Most people, at some stage in their careers, question whether they’ve made the right career choice. Statistically speaking almost everyone will change jobs several times throughout their careers.
Long gone are the days of getting a job straight out of school and staying there until you retire. However, changing careers entirely is something that needs to be seriously considered before taking the plunge. If your career involves sitting behind a desk, you’ve probably contemplated doing something with your hands, while those with outdoor careers will have thought that a career in an office sounds appealing. One option for office workers looking to change careers is to pursue a mature age or Adult Apprenticeship.
If you are 25 years of age or over when you start an apprenticeship you are considered an Adult Apprentice. Anyone can do an apprenticeship, so why is there any differentiation in terms of age? Because there is a level of understanding that people 25 and over may be married, have children to care for, are paying off a mortgage, and have other commitments that perhaps an apprentice straight out of school may not have yet. There are many pros and cons to consider if you’re over 25 years of age and contemplating applying for an apprenticeship.
Be Prepared for Less Money
If you’re currently employed, chances are you will have to accept that you’re probably not going to be as well paid in the short term. How much you earn as a first year apprentice will depend on the trade and which state you live in. However, most apprentices make around minimum wage, which may be tough for those who already have existing financial commitments. You will need to calculate carefully how you and your family might be affected by earning less money for several years, and if it is sustainable.
Adult apprentices are entitled to a government initiative called Support for Adult Apprentices*. Should you be eligible, you are entitled to supplement payments either directly to you, or to your employer to subsidise your slightly higher wages. The payment is set at $150 per week for the first year (up to a maximum of $7,800 per annum) and $100 per week in the second year (up to a maximum of $5,200 per annum). If you’re a part-time apprentice, the weekly rate is $75 per week for 24 months, and $50 per week for the next 24 months. Also, your employer is entitled to a one off payment of $4,000 at the end of the first year.
You can find out more information at the federal government’s Australian Apprenticeships website.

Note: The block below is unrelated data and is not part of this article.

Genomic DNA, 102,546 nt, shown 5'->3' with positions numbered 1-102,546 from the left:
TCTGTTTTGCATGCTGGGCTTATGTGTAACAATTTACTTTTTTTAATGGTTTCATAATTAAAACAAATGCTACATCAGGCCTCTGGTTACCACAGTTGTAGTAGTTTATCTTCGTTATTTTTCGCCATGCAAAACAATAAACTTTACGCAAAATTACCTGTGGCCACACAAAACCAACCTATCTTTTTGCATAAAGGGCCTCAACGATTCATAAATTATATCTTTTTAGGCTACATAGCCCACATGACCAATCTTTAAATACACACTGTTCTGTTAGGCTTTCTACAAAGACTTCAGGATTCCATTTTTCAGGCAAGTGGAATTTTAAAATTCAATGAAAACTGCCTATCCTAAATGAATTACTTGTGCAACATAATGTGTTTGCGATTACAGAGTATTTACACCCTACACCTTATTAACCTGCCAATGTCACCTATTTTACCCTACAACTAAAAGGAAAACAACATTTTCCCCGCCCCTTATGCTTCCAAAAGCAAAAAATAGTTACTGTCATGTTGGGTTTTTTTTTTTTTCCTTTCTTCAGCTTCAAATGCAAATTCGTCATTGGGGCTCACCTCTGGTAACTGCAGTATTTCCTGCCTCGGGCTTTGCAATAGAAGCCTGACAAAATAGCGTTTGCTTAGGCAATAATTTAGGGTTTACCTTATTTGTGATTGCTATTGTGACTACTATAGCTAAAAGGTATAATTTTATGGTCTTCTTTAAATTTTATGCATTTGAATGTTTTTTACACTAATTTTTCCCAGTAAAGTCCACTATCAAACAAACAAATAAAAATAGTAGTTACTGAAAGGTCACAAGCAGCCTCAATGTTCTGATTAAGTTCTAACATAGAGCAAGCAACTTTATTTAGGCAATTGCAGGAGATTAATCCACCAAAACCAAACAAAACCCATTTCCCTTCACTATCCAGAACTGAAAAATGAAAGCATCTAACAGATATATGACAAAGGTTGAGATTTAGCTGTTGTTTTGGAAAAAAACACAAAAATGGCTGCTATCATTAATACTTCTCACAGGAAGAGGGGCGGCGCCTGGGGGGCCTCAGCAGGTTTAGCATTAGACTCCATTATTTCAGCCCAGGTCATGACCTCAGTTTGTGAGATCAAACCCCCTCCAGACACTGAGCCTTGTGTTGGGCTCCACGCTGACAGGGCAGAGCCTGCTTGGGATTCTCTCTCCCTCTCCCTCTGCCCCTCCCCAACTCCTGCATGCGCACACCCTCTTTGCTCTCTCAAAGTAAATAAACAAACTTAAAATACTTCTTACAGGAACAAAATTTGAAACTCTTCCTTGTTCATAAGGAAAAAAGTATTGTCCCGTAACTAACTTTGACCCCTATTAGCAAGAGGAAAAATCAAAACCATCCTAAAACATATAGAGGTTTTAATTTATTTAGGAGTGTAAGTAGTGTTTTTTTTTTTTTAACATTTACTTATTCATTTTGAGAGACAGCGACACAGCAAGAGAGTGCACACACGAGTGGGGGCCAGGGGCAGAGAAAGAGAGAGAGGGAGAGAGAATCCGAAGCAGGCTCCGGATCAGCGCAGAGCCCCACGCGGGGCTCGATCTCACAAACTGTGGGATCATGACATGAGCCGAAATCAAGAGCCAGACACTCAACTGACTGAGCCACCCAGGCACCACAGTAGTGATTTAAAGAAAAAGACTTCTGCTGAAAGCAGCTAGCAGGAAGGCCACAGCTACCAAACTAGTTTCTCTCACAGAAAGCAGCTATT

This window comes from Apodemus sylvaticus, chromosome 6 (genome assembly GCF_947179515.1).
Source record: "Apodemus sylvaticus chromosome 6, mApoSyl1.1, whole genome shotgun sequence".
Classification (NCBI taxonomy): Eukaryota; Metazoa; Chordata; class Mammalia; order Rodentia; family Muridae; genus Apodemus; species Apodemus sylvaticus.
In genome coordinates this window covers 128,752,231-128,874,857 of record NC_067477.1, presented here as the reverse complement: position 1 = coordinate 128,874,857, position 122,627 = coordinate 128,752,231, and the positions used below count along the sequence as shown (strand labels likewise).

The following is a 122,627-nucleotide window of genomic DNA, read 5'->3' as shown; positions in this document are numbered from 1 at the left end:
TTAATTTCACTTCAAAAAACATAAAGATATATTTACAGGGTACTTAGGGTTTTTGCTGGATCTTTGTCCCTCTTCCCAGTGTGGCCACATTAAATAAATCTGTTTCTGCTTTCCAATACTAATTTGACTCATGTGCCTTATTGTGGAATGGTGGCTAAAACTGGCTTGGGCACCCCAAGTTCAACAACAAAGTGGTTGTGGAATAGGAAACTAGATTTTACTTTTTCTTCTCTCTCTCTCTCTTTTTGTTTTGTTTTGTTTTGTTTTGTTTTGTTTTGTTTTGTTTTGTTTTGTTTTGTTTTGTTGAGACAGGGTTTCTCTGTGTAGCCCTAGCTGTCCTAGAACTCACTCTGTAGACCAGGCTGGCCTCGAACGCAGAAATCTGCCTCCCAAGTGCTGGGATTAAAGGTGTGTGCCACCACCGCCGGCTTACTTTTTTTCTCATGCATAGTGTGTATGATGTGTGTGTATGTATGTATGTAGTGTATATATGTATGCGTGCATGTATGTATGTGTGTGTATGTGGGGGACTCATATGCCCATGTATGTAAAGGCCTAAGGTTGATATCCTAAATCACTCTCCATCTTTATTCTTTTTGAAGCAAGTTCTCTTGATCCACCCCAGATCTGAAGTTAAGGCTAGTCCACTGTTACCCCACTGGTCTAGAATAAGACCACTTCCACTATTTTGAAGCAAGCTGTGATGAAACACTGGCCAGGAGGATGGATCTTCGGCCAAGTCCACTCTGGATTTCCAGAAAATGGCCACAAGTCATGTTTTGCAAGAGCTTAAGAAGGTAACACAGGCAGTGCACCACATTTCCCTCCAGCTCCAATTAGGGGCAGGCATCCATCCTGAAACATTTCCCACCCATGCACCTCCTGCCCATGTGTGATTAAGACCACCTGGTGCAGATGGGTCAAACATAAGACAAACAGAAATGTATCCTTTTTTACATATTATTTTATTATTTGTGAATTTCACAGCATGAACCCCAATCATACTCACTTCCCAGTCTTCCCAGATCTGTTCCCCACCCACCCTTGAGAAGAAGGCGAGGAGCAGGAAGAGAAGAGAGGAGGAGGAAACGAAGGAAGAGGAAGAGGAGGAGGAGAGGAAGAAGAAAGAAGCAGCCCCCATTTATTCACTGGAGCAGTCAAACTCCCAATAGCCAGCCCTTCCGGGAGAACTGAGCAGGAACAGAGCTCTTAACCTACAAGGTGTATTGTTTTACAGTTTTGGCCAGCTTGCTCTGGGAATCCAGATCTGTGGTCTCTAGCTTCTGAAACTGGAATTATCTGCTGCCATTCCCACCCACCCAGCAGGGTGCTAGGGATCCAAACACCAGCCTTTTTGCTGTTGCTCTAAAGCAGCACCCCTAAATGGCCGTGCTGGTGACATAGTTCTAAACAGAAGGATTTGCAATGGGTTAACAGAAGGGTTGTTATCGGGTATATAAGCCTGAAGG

It Could Take a While to Complete
Apprenticeships usually take between 3-4 years to complete, which is a combination of on the job training and classroom studies. Any new apprentice, not just mature aged apprentices, need to ask themselves it they are willing to put themselves through a lengthy training process. it’s also worth considering which type of course is the best for you, depending on the level qualification you’re after. The reward is a nationally recognised qualification that has the potential to turn into a rewarding and lucrative career.
As an Adult Apprentice, you can negotiate with you employer an individual training program that could cut the length of time it takes to be qualified. Depending on the industry and the training requirements, employers and Adult Apprentices can discuss with a training provider how the relevant training can be delivered in a shorter time period, while still meeting educational goals and the needs of the industry. Also, if you already have skills from your previous employment that are transferrable, you may be entitled to Recognition of Prior Learning (RPL) credit, resulting in a shorter training period to become a qualified tradesman.
You May Have to Swallow Your Pride
As an Adult Apprentice, there is a good chance you will be taking your instructions from someone younger than you. For some this may be hard to take, while it could also prove uncomfortable for the younger person giving orders to an older employee. Depending on the trade, you may be asked to complete tasks that you haven’t considered that may be beneath what you’ve experienced in the past. Menial tasks are part and parcel of an apprenticeship, particular in the early years, and being asked to complete tasks by someone younger can be a dent to the pride for some. However, adult apprentices tend to be more mature, so in most instances this isn’t a problem given the reasons for starting the apprenticeship in the first place.
You Can be an Asset to the Business
Because you have life experiences, a certain level of maturity and professional skills from past employment, a prospective employer may see you as an asset to the company. You could be given tasks and responsibilities younger apprentices wouldn’t be trusted with, accelerating your rate of learning. Mature age apprentices tend to be more stable in their private lives, and have been through the challenges that 16-24 year olds face. While a younger apprentice make take some time to become accustomed to a work environment, an Adult Apprentice can hit the ground running and be productive immediately.
When considering applying for an apprenticeship as an adult, you need to consider the consequences, particular if you have family and financial commitments. If you’ve simply had a bad day at the office, it might be best to give it some time before making any substantial career change decisions. However, if you’re mind is made up, and you’ve given it the serious consideration such a decision deserves, then an Adult Apprenticeship may provide you and your family with the long term financial security you’re longing for, not to mention your own personal career satisfaction.
*Please note, this incentive is due to expire on July 1, 2015.